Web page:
On the internet, I had found information on how to import blogger into Drupal 5, but not into Drupal 6. So this has prompted me to present the information for the community at large, here is how the code was adapted for Drupal 6, thanks in part too to a fellow developer I work with: Brush. On the web, I had found:


However, the steps are not entirely clear, and the update process as well as the required template file are different for Drupal 6.

Here is what you will need to know to export Blogger / blogspot into a format that Drupal can read.

First steps are to change the settings in Blogger:


under settings -> publishing put your ftp server information.

under formatting set the maximum number of items in the index page to 999 posts (if you have more than 999 posts on blogger, then this solution will not work for you).

For the rest of the settings use:

Date Header Format

Day, Month DD, YYYY

Timestamp Format



Universal (Unicode UTF-8)

Enable Float Alignment


Then click Settings -> archiving tab and set:

Archive Frequency

No Archive

Enable Post Pages


blank the other fields, unless required.


The template file you must use in Blogspot is:

  $nid = 1;

 $iid = '<$BlogItemNumber$>';



if (trim($node['title']) == "") $node['title'] = "title";


echo "INSERT INTO node (nid, vid, type, language, title, uid, status,
 created, changed, comment, promote, moderate, sticky, tnid, translate)
 VALUES(".$nid.", ".$nid.", 'story', '', '".addslashes($node['title'])."',
 1, 1, ".$node['date'].", ".$node['date'].", 2, 1, 0, 0, 0, 0);\n\n";

echo "INSERT INTO node_revisions (nid, vid, uid, title, body, teaser,
 log, timestamp, format)
 VALUES(".$nid.", ".$nid.", 1, '".addslashes($node['title'])."',
 '".addslashes($node['body'])."', '', 'Imported from Blogroll',
 ".$node['date'].", 1);\n\n";


echo "insert into comments (nid, subject, comment, hostname, timestamp, thread, name) values(".$nid.", 'comment', '".addslashes($comment['body'])."', '', '".$comment['date']."', '1/', '".addslashes($comment['author'])."');\n\n";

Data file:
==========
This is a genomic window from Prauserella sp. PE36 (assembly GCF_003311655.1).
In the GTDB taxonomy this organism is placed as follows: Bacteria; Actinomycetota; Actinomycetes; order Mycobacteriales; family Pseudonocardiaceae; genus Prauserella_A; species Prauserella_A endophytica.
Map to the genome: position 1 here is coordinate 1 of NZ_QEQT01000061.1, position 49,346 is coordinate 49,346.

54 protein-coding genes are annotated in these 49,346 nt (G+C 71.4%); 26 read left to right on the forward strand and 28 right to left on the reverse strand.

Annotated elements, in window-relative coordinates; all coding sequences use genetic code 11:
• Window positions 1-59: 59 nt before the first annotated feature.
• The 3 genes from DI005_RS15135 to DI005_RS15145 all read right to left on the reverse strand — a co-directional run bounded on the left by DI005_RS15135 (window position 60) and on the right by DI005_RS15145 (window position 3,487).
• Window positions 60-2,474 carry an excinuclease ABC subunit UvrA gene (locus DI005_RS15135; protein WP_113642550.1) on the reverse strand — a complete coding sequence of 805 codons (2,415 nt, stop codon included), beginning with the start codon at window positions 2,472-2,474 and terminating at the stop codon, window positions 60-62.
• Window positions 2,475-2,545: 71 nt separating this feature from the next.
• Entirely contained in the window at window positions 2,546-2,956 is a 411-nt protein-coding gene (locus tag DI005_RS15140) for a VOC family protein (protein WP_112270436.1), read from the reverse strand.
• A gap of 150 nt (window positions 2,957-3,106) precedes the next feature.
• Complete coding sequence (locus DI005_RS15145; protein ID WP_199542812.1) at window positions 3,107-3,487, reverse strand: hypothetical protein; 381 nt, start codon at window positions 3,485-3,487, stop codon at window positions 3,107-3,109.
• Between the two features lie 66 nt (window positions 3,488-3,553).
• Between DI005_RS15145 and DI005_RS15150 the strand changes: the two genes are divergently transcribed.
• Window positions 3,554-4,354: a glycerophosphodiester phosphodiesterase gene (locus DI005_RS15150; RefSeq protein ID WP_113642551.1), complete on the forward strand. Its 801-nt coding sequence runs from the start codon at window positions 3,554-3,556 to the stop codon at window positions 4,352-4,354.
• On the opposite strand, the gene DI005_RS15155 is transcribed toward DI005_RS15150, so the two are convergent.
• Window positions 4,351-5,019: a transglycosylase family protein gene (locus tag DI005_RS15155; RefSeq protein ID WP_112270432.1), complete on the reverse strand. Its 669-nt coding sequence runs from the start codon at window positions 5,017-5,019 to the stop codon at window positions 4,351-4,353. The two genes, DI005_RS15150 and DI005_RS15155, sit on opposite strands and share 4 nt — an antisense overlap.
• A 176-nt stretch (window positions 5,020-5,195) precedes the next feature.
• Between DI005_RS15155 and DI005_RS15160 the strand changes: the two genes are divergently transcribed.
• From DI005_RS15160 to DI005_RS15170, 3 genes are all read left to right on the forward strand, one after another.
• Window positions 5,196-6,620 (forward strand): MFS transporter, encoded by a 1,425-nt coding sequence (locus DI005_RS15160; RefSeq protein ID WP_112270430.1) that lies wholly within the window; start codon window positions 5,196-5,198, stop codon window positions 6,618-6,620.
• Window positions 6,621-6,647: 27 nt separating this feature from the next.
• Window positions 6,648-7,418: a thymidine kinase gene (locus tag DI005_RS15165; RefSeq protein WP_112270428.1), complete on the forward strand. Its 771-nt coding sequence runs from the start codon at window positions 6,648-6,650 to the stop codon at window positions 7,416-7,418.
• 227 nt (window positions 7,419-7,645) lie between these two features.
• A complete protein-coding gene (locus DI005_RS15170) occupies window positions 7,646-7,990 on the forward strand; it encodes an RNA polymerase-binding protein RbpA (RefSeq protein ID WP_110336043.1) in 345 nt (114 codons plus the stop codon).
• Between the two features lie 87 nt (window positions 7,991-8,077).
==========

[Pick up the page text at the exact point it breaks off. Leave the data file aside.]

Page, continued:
Where $nid is equal to your current maximum node_id. You can determine this by going to your Drupal domain, logging into phpMyAdmin, and running the following SQL query:

select MAX(nid) from node;

This will give you the correct starting NID for your export script.


Now you are ready to hit “publish” When this occurs, you will get a lot of files, but the only one you are interested in is the new index.html it generates. This index.html file is actually a php file, only it still has the extension .html. So, this part is not obvious, but you have to grab this index.html file and re-name it to index.php. If you open the file, you should see a very-very long listing of all your blog posts all together in this one index.html file, along with images and comments. Place it on your new server in some location, I put mine under drupal in a folder called “/blog”.

Now that you have this done, log into your new site using SSH, go to the folder in question (/blog) and type in the command:

php index.php > index.sql 

What this will do, is it will run the index.php file as PHP, and parse all this information into index.sql. After you have run this command, open the index.sql file in a text editor, and see if it has an error listed, or if it instead has a bunch of data.

In my case, the end of the PHP file had some </script> tag stuff in it, which I needed to remove. And the index.sql indicated the line number of this problem at the bottom of the index.php file.


If you got this far, you are nearly done! The last step is to then run phpMyAdmin from the new Drual site, click on “import” and then select the index.php file. It should add lots of data to your table -> nodes and node_revisions. Alternatively, you can import it via SSH by typing:

mysql -u username -p databasename < index.sql

The last step in Drupal 6 is to set the current index for the comments to the highest made comment number. To determine this, run the following mySql command from phpMyAdmin or the prompt:

select max (cid) from comments;

And then update the comments table node_comment_statistics.


Getting the teasers at this point is relatively easy, as they can contain exactly the same data as the body-field for the node’s themselves. Simply run the insert script again, but this time, change the destination to be for the teaser’s and voila, you now also have teaser texts.


Even though my comments were automatically inserted, I must admit that the original name of the person making the comment was lost in the translation process. For my purposes, this was non-essential, but I can easily imagine that this is not the case for someone else… to solve this, I would imagine that something went wrong in the way that blogspot listed its names on the export, to how drupal was expecting them on the import. If someone manages to fix this, please post a comment on this blog, and I’ll be sure to update this tutorial!


I hope this has been helpful to you,